Today was something of a sobering day here. Last summer, in the span of about a week, we lost 3 cats. Can’t really say what happened, the first was a stray that we figured moved on. Then our black cat just stopped coming around (an indoor kitty that suddenly decided to experience the great outdoors), then my gray kitten went missing. I figured something was killing them, and began researching game cameras.
I noticed back in December that we have a black cat living under the house, my husband insists this is our wayward indoor kitty. I remain skeptical, mainly because our indoor kitty was very friendly. (We also have a yellow Tom that comes about but that’s another story. He’s definitely a stray but is very welcome to eat all the mice he wants).
The mystery of my grey kitten was solved when we came upon her body in some pallets. I’m not sure why she died, but the best we could do was bury her. It was in a high traffic area, right next to the horse stable, and is weird to think she was there all along.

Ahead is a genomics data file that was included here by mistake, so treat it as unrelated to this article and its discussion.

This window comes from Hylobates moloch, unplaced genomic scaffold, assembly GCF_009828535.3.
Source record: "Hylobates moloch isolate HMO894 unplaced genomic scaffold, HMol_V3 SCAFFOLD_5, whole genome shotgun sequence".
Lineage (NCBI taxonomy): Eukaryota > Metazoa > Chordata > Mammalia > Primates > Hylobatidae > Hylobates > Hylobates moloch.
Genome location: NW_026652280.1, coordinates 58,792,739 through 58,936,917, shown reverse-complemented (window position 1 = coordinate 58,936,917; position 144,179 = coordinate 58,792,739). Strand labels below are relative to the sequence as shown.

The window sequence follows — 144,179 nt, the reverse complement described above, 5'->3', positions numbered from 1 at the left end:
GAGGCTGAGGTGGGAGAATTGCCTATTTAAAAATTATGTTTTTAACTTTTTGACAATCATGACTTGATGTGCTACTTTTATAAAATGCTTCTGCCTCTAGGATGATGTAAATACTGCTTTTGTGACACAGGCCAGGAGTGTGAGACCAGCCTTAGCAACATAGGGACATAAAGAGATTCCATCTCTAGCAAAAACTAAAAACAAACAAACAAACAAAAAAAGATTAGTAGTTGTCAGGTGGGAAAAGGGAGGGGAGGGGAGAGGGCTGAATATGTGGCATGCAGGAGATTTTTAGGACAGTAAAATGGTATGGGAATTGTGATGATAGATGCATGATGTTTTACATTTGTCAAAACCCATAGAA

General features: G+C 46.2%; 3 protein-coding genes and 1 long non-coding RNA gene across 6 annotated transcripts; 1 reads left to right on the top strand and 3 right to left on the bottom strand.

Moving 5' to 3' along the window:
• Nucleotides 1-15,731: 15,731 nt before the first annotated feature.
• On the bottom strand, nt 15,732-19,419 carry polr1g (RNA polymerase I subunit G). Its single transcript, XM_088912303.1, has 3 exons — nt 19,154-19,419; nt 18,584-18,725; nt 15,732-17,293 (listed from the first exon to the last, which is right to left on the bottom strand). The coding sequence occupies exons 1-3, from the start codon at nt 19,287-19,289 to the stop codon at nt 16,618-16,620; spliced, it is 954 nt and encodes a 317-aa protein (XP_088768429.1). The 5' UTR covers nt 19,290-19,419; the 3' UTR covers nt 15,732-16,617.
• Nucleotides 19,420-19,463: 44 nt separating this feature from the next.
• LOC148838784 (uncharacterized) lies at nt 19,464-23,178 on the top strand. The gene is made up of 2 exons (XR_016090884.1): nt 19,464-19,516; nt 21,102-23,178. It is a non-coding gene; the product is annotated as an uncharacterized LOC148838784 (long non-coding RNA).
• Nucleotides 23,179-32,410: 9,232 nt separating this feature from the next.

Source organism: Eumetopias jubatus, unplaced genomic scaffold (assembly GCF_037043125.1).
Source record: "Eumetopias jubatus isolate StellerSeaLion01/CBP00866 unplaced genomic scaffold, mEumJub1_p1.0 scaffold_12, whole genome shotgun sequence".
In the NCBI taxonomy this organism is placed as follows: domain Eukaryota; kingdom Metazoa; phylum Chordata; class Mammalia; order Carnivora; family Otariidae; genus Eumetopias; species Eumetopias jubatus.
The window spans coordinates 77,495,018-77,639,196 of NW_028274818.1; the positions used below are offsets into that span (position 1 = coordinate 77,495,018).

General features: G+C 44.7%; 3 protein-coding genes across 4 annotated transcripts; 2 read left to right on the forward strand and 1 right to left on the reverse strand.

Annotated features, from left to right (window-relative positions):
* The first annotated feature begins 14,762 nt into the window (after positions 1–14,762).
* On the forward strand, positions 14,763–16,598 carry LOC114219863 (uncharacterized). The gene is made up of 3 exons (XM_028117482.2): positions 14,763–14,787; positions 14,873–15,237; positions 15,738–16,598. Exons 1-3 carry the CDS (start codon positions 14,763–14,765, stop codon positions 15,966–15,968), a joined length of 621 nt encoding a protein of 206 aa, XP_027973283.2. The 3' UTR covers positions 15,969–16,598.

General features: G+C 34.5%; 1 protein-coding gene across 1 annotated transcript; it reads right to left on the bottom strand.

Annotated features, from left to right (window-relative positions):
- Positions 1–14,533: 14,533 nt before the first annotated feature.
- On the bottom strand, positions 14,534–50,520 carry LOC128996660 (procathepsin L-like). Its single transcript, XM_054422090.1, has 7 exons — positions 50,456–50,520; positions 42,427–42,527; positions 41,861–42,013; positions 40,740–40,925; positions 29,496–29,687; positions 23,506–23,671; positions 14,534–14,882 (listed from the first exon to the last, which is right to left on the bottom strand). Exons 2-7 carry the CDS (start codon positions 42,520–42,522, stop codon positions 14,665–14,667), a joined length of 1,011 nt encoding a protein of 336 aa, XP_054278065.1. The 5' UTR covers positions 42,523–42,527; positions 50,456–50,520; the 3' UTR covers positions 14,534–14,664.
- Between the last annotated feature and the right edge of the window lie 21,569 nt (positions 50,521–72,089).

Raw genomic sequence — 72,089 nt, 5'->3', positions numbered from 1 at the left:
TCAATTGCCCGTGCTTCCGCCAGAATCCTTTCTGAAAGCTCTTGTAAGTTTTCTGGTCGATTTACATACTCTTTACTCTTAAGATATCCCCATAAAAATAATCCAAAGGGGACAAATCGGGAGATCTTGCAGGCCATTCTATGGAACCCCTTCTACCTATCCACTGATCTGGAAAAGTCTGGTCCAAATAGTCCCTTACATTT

Because I only sleep about 4 hours a night, it leaves me with plenty of time to dwell on these mysteries as well as learn new skills I can put to use on the farm, from how to build a wind turbine to gardening tips. I spend a lot of time thinking about wind turbines, but I’ve noticed that part of the issue is the ones in our budget don’t produce too much wattage. I’m still trying to sort it all out. One of my goals is to make us as self reliant as possible. To get our bills as close to zero as possible.
This includes generating our own heat, electric, etc. I’ve decided to start with the barn, as it consumes less and needs less, and apply those lessons learned to the house. Not being electrically inclined, there’s kind of a steep learning curve. The good news is I think my husband might finally be getting on board. He’s finally getting that the more we produce, the less we need to worry about paying someone else. That’s the thing about homesteading though. To become more of a producer than a consumer takes time. It feels agonizingly slow to me, but it’s never a fast process. Nor do you want it to be. The last thing you want to do is make a mistake and waste time and effort fixing what was not well planned.
Maat van Uitert is a backyard chicken and sustainable living expert. She is also the author of Chickens: Naturally Raising A Sustainable Flock, which was a best seller in it’s Amazon category. Maat has been featured on NBC, CBS, AOL Finance, Community Chickens, the Huffington Post, Chickens magazine, Backyard Poultry, and Countryside Magazine. She lives on her farm in Southeast Missouri with her husband, two children, and about a million chickens and ducks. You can follow Maat on Facebook here and Instagram here.